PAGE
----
MH370: China group arrives seeking answers

MH370: China group arrives seeking answers
Looking for answers: The group of relatives and officials arriving at the Holiday Villa in Subang Jaya.

PETALING JAYA, Malaysia - Holding up banners and chanting their demands, another batch of relatives of Chinese nationals on board Flight MH370 have called on the Malaysian Government to "reveal the truth" and answer their questions.

The group, comprising 29 relatives who flew in from Beijing yesterday morning along with nine Chinese officials, met the press to highlight their stand.

Holding up five banners, two in Chinese and three in English and a China flag, the relatives demanded to be told "the truth" about what happened to their families.

"During the briefings with the so-called high-level group from Malaysia in Beijing, we were not given any answers.

"All our questions were not answered. They kept saying 'we will investigate' and that they would have to check and get back to us with answers.

"That is why we are here now," said a representative of the group who introduced himself as Jiang at a hotel here.

Several times during the 15-minute press conference, the group chanted "we want evidence, we want the truth, we want our relatives back".

Group members were mostly dressed in white T-shirts with the words "Pray for MH370".

The group had made four demands. The first being a request for the Malaysian authorities to release information in a timely manner.

They also demanded that the Government apologise for the conflicting information released during the early stages of the investigation as well as for "the delay in taking action" when MH370 went missing.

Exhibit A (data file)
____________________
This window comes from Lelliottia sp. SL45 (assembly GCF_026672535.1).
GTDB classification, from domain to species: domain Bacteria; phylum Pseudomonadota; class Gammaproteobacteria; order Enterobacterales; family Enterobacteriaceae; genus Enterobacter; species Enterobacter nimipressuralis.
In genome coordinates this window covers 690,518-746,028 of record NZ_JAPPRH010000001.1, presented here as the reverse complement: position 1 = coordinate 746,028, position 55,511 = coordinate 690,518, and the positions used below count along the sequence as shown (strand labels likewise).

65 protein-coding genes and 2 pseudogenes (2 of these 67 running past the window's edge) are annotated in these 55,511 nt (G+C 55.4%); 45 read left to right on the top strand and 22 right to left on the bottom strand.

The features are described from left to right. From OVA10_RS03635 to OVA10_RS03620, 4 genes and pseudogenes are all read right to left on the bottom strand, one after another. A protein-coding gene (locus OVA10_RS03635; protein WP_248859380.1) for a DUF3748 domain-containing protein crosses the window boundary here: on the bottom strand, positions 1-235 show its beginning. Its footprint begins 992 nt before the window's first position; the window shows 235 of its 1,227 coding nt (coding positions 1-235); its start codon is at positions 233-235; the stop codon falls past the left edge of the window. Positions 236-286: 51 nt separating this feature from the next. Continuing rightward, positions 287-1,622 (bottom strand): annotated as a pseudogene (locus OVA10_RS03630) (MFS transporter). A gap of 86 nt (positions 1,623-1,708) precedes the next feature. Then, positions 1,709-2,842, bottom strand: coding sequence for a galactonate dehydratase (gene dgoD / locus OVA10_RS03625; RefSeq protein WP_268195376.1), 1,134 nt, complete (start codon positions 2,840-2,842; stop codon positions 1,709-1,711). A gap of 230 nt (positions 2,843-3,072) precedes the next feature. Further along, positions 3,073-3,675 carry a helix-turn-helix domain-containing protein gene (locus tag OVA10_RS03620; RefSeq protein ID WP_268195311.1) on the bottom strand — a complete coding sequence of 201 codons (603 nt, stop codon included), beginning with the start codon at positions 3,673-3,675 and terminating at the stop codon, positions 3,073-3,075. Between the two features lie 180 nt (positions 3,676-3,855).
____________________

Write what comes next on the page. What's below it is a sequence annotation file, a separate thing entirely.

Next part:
Jiang said they also wanted the Malaysian Government and Malaysia Airlines to apologise for the March 24 announcement that the plane had ended in the Indian Ocean "without any concrete evidence".

Jiang then called on all those involved -including Boeing and those leading the search and rescue teams as well as the satellite images companies - to meet them.

The group, he said, would make known their demands in a "lawful way".

Later at the hotel, they were received by Prime Minister's Special Envoy to China Tan Sri Ong Ka Ting and MCA vice-president Datin Paduka Chew Mei Fun.

Also present were 48 volunteers from the MCA crisis relief squad.

Ong said the Mandarin-speaking crisis relief squad would be stationed at the hotel to facilitate communications and assist the families.

"We understand that they are going through a very difficult time now and we are doing all that we can to ensure that their are comfortable."

"We will meet the relatives and the Chinese ambassador to Malaysia to listen to their requests and then decide on the next course of action," he said.

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